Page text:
``It's a horrible, horrible twist for not only the dog owners, but also for potential victims,'' he said. ``One snap of a dog's jaws and you can lose your house.''

``How do you tell someone whose face needs to be reconstructed or who has thousands of dollars in medical bills that you can't help them because the person doesn't have insurance?'' Phillips said. ``I can't do anything because if I file a lawsuit, they can declare bankruptcy.''

Dog bites fall under the liability portion of the homeowner policy, which must provide $100,000 to $300,000 for liability. If the claim is above the policy limit, the insured will be held liable for the remainder, Morales said.

PROFILE: AGGRESSIVE BREEDS

Insurance companies accross the state are refusing to insure homeowners and renters that own certain breeds of dogs, saying dog-injury claims have become too big of a liability. The dogs most frequently blacklisted are:

Akita

Weight: 75-110 pounds.

Height: 24-28 inches

Coat: Stiff, moderately short

Color: White, pied or brindle with or without mask

Chow chow

Weight: 45-70 pounds

Height: 19-20 inches

Coat: Long or short spritzlike

Color: Tan, red, cream, black, silver-gray

Doberman pinscher

Weight: 66-88 pounds

Height: 24-28 inches

Coat: Smooth and short

Color: Black, red, tan with markings

Husky

Weight: 60-105 pounds

Height: 20-27 inches

Coat: 3 to 6 inches thick

Color: Any color or combination of colors

Presa Canario

Weight: 84-110 pounds

Height: 21-25 inches

Coat: Short, smooth but coarse

Color: Brindle, fawn, some white

Rottweiler

Weight: 90-110 pounds

Height: 22-27 inches

Coat: Short, smooth

Color: Black and tan only

Staffordshire terrier (pit bull)

Weight: 24-38 pounds

Height: 14-16 inches

Coat: Short, smooth

Color: Red, beige, white, black, brindle, with or without markings.

SOURCES: Staff research

CANINE FACTOIDS

There are 4.7 million victims of dog bites annually.

Of that, 800,000 need medical attention.

Fifteen to 20 people die annually of dog attacks in the United States.

Bites to children make up 50 percent of dog-bite cases.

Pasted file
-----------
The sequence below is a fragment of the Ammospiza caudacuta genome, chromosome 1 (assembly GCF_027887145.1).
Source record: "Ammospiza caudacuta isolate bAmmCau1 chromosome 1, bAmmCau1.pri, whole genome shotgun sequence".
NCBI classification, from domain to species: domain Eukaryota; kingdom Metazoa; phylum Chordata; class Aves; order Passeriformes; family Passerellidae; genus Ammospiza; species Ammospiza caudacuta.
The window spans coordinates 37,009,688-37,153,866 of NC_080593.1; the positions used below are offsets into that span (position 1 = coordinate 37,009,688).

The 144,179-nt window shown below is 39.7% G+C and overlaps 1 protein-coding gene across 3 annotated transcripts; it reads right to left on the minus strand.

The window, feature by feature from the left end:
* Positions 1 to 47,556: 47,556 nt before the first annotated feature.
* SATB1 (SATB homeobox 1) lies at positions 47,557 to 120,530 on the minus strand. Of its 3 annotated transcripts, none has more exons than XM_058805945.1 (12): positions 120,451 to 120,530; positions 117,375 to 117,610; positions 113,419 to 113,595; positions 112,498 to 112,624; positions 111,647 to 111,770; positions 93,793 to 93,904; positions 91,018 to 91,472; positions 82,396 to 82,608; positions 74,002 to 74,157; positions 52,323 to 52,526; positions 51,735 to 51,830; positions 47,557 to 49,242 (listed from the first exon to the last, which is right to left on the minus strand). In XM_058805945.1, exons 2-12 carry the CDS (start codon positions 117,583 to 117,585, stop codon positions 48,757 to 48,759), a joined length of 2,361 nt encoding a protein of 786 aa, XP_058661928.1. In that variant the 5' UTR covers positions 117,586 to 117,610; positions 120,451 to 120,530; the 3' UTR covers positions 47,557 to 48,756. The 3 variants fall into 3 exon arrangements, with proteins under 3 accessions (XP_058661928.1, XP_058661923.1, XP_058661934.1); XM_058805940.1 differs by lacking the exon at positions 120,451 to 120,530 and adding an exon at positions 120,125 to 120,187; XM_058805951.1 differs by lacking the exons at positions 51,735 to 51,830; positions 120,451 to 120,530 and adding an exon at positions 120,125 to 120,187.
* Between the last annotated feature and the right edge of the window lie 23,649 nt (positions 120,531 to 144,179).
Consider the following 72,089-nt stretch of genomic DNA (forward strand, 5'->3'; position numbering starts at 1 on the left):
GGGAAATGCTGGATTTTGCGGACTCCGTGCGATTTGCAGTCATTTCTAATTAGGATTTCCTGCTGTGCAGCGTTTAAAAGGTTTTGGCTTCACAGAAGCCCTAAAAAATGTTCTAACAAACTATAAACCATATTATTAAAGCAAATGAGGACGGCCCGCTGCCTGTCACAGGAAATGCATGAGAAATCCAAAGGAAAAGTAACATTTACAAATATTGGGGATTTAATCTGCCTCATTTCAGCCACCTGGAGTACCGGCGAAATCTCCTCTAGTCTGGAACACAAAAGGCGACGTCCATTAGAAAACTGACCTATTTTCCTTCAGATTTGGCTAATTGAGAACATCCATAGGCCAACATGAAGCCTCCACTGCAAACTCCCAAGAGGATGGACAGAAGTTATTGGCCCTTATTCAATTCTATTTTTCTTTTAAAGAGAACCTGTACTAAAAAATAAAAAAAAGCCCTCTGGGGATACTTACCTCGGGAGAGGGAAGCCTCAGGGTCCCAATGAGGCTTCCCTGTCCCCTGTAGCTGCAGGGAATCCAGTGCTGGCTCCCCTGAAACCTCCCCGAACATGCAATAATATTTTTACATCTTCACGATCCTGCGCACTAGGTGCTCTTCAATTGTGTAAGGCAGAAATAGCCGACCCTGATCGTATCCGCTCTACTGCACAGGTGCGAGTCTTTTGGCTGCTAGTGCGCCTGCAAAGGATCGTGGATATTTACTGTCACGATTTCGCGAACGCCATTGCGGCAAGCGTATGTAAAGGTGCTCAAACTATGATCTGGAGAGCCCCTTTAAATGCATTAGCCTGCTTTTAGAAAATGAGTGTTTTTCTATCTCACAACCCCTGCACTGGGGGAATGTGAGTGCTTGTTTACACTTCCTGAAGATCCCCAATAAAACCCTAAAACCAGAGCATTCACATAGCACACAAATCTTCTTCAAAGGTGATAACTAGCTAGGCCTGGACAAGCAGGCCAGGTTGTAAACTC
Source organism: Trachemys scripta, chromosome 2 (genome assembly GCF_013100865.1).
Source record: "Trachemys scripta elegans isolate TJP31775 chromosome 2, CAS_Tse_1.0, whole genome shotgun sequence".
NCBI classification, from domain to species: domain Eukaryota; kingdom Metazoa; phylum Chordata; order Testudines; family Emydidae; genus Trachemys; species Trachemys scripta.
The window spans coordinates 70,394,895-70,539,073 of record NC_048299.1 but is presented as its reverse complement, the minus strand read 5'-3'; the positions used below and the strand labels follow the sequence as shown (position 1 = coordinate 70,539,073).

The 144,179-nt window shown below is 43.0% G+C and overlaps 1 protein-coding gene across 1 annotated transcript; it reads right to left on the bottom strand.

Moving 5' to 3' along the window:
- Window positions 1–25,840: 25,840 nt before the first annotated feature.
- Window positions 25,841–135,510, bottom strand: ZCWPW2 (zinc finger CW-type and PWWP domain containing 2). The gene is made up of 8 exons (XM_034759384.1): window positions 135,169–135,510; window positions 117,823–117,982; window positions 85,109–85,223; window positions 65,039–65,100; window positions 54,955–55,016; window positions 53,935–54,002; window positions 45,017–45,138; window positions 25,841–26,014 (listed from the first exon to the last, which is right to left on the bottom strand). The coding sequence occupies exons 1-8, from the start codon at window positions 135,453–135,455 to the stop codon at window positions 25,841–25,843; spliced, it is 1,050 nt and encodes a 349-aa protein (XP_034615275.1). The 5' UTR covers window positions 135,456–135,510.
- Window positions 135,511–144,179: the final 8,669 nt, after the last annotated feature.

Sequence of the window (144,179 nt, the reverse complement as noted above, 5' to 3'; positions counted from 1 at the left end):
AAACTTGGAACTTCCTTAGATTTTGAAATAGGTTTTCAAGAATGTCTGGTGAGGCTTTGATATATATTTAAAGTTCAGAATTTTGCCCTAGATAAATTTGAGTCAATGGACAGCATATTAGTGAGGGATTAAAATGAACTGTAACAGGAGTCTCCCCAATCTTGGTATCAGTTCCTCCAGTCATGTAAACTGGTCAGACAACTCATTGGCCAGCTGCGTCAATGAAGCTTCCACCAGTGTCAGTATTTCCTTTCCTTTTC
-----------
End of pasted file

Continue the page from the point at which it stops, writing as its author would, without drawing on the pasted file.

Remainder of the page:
An American has a 1-in-50 chance of being bitten by a dog each year.

In the United States from 1979 to 1996, 304 people died from dog attacks, including 30 in California. Most were children.

Dog-attack victims in the United States suffer more than $1 billion in monetary losses each year.

In 1995, State Farm insurance paid $70 million on 11,000 dog-bite claims.

The Centers for Disease Control and Prevention compiled a list of dogs most likely to bite: pit bulls, Rottweilers, German shepherds, huskies, Alaskan malamutes, Doberman pinschers, chow chows, Great Danes, St. Bernards and Akitas.

In California, it's a felony to possess a dog trained to fight, attack or kill.

There is an eight-out-of-10 chance that a biting dog is male.

CAPTION(S):

8 photos, 2 boxes

Photo:

(1 -- color) Walter Baires, 30, of Pasadena is sad that he had to give up his Rottweiler named Pebbles to the Pasadena Humane Society because of insurance restrictions on pet ownership.

(2 -- color) Akita

(3 -- color) Chow chow

(4 -- color) Doberman pinscher

(5 -- color) Husky

(6 -- color) Presa canario

(7 -- color) Rottweiler

(8 -- color) Staffordshire terrier (pit bull)

Box:

(1) PROFILE: AGGRESSIVE BREEDS (see text)

(2) CANINE FACTOIDS (see text)
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Title Annotation:Business
Publication:Daily News (Los Angeles, CA)
Article Type:Statistical Data Included
Date:Aug 4, 2002
Words:1118